Comparative analyses, as carried out by comparative genomics and bioinformatics, have proven extremely powerful to obtain insight into the identity of specific genes that underlie differences and similarities across species. The central concept developed in this chapter is that important aspects of the functional differences between organisms derive not only from the differences in genetic components (which underlies comparative genomics) but also from dynamic, molecular (physical) interactions. Approaches that aim at identifying such networkbased rather than component-based homologies between species we shall call Comparative Systems Biology. It will be illustrated by a number of examples from metabolic networks from prokaryotes, via yeast, to man. The potential for species comparisons, at the genome-scale using classical approaches and at the more detailed level of dynamic molecular networks will be illustrated. In our opinion, comparative systems biology, as a marriage between bioinformatics and systems biology, will offer new insights into the nature of organisms for the benefit of medicine, biotechnology, and drug design. As dynamic modeling is becoming more mainstream in cell biology, the potential of comparative systems biology will become more evident. © 2010 John Wiley & Sons, Inc.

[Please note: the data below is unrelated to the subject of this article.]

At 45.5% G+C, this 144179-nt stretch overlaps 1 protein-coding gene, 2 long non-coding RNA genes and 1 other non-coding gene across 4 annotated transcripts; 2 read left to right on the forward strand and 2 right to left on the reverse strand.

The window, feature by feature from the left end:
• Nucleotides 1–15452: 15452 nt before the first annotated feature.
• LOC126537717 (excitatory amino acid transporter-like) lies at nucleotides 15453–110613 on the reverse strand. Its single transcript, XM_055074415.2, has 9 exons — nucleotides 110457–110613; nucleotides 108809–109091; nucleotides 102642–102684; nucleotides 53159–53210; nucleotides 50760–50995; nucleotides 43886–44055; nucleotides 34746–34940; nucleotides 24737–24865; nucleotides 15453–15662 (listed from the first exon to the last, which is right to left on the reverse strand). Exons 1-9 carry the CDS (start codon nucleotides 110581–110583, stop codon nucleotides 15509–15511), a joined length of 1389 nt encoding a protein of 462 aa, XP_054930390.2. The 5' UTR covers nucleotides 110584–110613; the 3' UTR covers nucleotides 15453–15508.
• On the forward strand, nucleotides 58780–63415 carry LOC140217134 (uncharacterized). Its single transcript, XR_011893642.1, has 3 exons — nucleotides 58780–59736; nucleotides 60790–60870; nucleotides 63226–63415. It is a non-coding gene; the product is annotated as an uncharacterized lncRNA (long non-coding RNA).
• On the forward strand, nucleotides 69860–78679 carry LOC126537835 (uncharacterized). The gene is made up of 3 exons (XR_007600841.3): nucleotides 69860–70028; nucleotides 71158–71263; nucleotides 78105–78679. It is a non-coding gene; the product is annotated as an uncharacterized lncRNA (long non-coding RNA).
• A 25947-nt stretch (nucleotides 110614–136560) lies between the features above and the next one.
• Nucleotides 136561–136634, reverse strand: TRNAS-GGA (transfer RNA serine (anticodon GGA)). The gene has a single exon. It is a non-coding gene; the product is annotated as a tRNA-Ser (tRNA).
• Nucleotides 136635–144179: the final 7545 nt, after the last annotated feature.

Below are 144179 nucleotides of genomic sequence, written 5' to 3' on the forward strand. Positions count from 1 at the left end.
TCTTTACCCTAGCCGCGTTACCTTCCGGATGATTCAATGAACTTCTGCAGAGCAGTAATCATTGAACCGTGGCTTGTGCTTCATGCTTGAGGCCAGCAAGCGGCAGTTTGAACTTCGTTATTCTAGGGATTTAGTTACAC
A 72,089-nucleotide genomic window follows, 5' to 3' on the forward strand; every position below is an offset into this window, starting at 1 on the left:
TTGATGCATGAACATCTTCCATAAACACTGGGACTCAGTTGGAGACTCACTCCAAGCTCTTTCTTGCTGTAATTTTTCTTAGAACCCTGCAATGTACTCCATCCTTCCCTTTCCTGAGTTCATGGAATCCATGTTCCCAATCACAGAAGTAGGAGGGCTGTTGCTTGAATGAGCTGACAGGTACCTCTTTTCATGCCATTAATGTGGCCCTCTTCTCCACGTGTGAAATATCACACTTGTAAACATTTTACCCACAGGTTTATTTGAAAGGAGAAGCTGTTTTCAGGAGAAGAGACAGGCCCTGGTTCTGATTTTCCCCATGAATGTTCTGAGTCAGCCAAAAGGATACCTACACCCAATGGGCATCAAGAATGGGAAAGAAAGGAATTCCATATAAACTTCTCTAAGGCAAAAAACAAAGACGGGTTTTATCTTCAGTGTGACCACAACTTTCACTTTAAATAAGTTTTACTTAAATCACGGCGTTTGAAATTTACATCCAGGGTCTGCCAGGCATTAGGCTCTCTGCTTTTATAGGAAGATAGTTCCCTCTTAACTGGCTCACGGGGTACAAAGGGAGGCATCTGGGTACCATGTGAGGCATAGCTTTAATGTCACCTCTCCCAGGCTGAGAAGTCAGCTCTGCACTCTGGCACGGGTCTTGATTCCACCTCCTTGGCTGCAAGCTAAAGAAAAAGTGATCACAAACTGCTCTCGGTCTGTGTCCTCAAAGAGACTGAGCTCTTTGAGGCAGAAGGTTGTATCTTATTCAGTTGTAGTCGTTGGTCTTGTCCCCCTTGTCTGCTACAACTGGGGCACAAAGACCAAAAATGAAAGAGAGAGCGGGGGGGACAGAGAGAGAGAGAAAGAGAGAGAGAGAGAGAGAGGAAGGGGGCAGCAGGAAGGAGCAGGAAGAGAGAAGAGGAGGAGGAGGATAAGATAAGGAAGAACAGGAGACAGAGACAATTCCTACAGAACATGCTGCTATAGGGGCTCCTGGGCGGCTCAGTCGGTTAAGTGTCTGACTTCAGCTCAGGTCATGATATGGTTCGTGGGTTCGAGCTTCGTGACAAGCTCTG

|Journal||Wiley Interdisciplinary Reviews. Systems Biology and Medicine|
|Publication status||Published - 2010|